The third case was discovered at a quail farm in the same province about 170 km south from Seoul, some 18 km from the original outbreak, according to the ministry.

"The case has been confirmed as the H5N1 strain of avian influenza," the ministry said in a statement, adding thousands of birds at the farm had died over the past four days.

The fresh case emerged after South Korea had completed culling all 760,000 poultry near the two farms already discovered to have been infected with H5N1.

Between December 2003 and March 2004, about 400,000 poultry at South Korean farms were infected by bird flu.

During that outbreak, the country destroyed 5.3 million birds and subsequent testing in the United States indicated at least nine South Korean workers involved in the culling had been infected with the H5N1 virus, but none developed major illnesses.

Sunday, December 03, 2006

Bird flu loss $2 billion

JAKARTA: The world's poultry industry suffered approximately $2 billions in losses due to the bird flu epidemic between September 2005 and September 2006, an official said on Saturday.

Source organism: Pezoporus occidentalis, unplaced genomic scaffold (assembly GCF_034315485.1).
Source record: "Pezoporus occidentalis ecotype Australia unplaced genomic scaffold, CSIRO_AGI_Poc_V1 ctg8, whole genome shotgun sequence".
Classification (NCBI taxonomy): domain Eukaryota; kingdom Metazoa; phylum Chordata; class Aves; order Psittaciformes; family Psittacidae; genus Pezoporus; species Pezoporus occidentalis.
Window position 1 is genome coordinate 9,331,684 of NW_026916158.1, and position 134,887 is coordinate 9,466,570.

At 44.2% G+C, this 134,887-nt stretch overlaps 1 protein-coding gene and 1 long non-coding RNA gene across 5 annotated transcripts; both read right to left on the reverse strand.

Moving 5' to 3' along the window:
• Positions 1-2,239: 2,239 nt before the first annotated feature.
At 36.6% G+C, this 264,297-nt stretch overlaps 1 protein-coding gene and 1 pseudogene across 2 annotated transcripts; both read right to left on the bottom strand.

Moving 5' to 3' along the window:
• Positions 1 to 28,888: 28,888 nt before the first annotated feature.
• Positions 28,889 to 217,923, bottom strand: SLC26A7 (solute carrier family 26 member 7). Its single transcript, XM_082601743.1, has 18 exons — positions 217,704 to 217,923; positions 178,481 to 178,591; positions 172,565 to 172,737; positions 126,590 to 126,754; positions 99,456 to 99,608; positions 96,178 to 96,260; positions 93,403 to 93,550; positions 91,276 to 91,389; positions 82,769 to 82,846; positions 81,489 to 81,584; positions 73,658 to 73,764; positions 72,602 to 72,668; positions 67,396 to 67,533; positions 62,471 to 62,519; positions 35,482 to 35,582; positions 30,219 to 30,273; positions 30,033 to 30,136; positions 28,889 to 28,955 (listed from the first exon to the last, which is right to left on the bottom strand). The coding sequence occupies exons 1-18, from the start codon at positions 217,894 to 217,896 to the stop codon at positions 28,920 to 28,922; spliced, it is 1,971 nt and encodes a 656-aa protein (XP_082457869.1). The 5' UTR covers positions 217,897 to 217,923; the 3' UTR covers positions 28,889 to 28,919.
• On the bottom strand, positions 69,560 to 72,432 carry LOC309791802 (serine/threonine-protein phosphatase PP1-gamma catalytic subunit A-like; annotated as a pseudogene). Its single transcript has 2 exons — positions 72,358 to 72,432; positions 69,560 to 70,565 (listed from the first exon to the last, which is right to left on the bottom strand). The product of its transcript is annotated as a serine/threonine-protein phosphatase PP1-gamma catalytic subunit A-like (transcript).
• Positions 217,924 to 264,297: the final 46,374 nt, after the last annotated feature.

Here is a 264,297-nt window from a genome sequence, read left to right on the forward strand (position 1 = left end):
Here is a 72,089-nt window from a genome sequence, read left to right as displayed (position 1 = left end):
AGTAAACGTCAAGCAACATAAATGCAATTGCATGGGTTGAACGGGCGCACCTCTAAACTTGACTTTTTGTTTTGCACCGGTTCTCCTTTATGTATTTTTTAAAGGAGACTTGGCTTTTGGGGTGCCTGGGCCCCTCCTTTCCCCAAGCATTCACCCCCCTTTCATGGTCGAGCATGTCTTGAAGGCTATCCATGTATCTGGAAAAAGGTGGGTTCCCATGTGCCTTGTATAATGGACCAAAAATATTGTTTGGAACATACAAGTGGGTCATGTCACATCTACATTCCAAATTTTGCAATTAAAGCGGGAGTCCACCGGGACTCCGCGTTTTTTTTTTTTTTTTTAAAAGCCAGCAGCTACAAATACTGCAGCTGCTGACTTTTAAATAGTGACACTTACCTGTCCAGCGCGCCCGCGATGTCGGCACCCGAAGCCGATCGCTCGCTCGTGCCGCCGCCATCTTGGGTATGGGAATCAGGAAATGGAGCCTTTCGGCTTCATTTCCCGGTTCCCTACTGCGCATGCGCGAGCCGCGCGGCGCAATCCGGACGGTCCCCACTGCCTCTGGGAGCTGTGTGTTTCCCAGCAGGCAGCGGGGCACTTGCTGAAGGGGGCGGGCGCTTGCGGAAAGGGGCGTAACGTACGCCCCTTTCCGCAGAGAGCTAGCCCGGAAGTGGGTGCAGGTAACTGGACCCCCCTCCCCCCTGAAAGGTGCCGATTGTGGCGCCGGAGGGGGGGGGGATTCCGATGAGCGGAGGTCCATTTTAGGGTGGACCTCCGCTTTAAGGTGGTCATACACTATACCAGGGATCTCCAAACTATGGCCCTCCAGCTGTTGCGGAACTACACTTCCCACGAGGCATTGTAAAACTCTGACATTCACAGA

``The global poultry industry has suffered direct losses of $2 billions due to lower prices.

This is equal to 14 per cent of the total value of world trade,'' said National Avian Influenza Control Commission chairman Bayu Krisnamurthi, reported The Jakarta Post.

Use of bird flu vaccine considered

(TNA) - A committee of the Ministry of Agriculture and Cooperatives committee is reviewing the pros and cons of using bird flu vaccines to innoculate Thai poultry against possible contagion, and should recommend whether or not to use the vaccine approach by late January.

The ministry will soon decide whether or not to allow bird flu vaccine to immunise poultry against the H5N1 virus within two months, according to Agriculture and Cooperatives Minister Thira Sutabutr.

Mr Thira said that he assigned Yukol Limlamthong, director-general of the Department of Livestock Development, as chairman of the vaccination review committee, to research and prepare guidelines on using the vaccine.